Even though our son has beautiful sleeping habits (and he is treating us exceptionally well), I can’t help but feel it’s a little like a deck of cards that might come crashing down at the slightest change to the bedtime routine (or at least that’s my fear).  So, in spite of myself, I read emails like the one above and I read through all the books just to make sure I’m not inadvertently doing something that might all of sudden transform our sleeping angel into a waking wonder who will never again know the pleasures of deep, uninterrupted sleep. I do know that this is slightly over-top but I’m not taking anything for granted!

In line with all the advice I’d read, I decided it was time to start teaching my son to ‘self’-settle’. No longer would I rock or sing my baby to sleep (because that sets up bad habits), it was time to start putting him down, tired but awake, and letting him learn how to put himself to sleep.

For this is what a parent with a baby of a certain age should be doing, or so I’d read.

Morning after morning for about a week, I listened just outside his door as he grizzled and tossed and turned before he would eventually fall asleep, probably out of sheer exhaustion.  Then, some 10 minutes later, he would awake either looking for food or just some company. But I thought to myself “that’s ok”, because he’s learning a valuable skill here and it doesn’t really matter if he’s not getting as much shut-eye as before because I was doing the ‘right thing’.

And then, all of a sudden, I stopped and laughed at myself. What was I doing? I had taken an approach that was working perfectly well for both of us, thrown it out the window and replaced it with one that was actually resulting in less sleep for him and more anxiety for me…and for what? So that I could proudly profess that my son self-settles? Never mind the irony that this whole approach was supposed to result in less stress for me and a more peaceful baby. It took me a little while to realise that, in fact, the opposite was happening!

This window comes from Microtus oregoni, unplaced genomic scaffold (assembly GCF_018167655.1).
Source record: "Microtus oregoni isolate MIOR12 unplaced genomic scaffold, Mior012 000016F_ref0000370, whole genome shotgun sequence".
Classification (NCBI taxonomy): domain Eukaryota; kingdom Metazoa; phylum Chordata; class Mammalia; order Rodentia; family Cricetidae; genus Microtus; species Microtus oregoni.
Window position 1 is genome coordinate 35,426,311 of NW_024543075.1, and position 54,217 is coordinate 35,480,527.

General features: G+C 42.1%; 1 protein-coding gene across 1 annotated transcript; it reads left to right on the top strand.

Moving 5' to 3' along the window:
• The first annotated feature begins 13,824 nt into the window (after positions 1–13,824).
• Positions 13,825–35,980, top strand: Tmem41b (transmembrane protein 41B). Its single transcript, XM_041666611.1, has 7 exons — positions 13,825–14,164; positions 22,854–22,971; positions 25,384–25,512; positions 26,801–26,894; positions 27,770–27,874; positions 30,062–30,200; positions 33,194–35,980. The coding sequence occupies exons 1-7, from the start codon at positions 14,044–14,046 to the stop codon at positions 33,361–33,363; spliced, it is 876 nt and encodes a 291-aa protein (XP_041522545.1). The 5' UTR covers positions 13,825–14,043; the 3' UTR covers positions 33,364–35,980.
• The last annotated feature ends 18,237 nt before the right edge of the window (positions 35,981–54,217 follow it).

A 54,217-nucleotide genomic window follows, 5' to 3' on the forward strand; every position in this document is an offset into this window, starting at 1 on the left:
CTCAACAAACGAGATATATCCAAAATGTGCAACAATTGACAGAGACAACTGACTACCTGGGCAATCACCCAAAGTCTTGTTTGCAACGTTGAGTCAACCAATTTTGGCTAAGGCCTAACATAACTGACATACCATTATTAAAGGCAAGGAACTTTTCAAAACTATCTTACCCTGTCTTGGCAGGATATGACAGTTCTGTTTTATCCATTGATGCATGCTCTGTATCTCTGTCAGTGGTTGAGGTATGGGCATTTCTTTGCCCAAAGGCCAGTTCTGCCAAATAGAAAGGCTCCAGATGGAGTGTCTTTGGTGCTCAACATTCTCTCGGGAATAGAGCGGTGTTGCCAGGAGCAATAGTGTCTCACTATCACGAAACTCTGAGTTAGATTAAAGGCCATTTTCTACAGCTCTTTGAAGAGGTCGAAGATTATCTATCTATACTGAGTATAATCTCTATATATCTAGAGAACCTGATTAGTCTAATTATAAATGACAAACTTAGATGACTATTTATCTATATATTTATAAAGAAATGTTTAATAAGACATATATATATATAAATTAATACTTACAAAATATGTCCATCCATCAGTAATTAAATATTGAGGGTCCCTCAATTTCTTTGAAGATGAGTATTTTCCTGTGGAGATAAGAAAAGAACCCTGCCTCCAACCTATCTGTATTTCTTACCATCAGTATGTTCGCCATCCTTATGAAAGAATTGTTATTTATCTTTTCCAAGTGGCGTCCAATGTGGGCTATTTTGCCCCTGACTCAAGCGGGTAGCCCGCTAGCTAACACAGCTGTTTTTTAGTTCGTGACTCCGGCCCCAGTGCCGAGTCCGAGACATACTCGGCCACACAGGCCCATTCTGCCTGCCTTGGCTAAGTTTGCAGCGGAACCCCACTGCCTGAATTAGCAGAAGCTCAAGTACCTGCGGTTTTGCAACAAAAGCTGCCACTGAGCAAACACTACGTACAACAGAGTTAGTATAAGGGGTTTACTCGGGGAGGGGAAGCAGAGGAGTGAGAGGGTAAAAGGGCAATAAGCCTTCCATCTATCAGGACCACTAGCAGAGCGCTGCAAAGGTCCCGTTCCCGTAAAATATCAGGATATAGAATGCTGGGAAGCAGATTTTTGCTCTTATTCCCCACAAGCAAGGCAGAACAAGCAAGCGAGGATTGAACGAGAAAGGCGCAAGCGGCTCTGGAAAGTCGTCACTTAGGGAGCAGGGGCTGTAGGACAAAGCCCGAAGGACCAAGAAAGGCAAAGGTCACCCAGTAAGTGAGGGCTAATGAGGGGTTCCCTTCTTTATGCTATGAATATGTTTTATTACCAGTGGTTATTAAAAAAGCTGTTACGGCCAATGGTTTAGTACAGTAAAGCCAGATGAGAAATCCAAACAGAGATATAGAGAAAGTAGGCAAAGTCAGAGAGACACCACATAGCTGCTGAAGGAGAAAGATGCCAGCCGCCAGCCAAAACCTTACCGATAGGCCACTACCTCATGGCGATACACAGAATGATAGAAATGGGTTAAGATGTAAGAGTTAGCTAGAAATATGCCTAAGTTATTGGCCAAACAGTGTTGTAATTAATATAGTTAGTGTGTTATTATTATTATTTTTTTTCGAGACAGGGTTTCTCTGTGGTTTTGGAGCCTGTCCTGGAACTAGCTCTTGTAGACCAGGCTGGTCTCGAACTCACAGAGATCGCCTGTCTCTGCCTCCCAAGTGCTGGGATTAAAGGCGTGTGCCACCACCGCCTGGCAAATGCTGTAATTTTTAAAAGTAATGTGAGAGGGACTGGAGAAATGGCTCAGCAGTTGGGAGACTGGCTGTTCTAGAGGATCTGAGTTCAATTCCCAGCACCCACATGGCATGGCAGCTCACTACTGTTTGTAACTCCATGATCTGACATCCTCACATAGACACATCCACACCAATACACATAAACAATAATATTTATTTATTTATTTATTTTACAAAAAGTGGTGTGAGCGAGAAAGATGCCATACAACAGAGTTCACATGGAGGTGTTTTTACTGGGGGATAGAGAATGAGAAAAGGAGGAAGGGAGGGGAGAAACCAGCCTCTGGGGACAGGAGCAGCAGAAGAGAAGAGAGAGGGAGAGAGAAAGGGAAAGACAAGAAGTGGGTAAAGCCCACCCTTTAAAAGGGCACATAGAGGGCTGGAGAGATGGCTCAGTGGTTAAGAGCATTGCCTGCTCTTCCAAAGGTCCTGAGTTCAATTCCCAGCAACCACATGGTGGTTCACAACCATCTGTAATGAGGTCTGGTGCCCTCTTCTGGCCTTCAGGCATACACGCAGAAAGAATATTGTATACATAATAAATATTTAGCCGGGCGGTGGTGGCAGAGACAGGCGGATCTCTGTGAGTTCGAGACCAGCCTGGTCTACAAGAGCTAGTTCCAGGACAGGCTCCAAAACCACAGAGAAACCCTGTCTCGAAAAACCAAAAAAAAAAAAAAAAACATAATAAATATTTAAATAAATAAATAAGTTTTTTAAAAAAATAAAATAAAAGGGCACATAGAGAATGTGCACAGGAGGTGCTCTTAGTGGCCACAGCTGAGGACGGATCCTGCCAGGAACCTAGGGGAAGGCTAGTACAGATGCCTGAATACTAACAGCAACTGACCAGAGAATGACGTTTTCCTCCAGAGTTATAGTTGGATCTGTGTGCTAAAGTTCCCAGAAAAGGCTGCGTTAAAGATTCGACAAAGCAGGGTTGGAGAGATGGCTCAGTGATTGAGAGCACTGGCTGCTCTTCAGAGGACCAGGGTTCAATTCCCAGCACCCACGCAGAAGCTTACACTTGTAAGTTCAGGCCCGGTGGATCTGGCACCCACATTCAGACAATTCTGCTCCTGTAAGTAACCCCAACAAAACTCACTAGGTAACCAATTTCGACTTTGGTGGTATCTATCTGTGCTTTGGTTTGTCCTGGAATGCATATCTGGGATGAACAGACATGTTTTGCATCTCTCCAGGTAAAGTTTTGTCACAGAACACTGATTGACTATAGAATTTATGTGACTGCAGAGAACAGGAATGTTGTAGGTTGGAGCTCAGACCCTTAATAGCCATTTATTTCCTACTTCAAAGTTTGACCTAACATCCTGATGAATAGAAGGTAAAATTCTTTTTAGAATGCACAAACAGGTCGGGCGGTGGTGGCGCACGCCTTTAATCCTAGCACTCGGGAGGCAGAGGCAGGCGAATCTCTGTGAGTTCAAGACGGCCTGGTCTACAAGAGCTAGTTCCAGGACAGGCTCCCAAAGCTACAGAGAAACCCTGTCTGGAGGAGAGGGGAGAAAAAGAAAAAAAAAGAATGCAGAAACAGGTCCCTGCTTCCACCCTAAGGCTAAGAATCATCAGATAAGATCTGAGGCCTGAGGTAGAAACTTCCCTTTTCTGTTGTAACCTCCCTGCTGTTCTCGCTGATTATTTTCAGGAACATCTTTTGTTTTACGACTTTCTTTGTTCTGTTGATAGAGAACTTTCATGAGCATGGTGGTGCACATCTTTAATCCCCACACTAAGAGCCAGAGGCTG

This isn’t to say that there isn’t some merit behind the approach. I understand completely the desire and need to teach good sleeping habits and this approach may well suit some babies perfectly, but I’ve finally realised that this just isn’t the case for us. And that’s ok. To my mind, reducing the amount of comfort in the hope of producing better sleeping outcomes seems a bit counterintuitive, which is probably why it didn’t work for me.

So much of the advice that I’ve read recently warns about the dangers of techniques such as rocking and singing because you could wind up with a baby who will find it impossible to sleep without an intricate bedtime song and dance routine. Now don’t get me wrong,

I don’t particularly want an 18-year-old who needs his Mum to sing ‘Twinkle, Twinkle Little Star’ before he can get to sleep,

but the more I think about it, the more I realise that the chances of that happening are probably slim to none. What I do know though, is that my baby has never slept more soundly during the day (or for longer) than when his Grandpa rocks him gently, singing in French with patience and persistence to get through the early tired grizzles.  From what I can see, it’s wisdom born from experience and why on earth would I want to mess with that?

So, I’ve decided to trust my instincts, return to the approach that not only has been working well but also provides some beautiful bonding time and of course continue to keep my finger on the pulse of the expert advice.  But from now on, it will have to fit in with what works for us, not the other way around.

So far so good!

Image courtesy of Microsoft Office ClipArt & FreeDigitalPhotos.net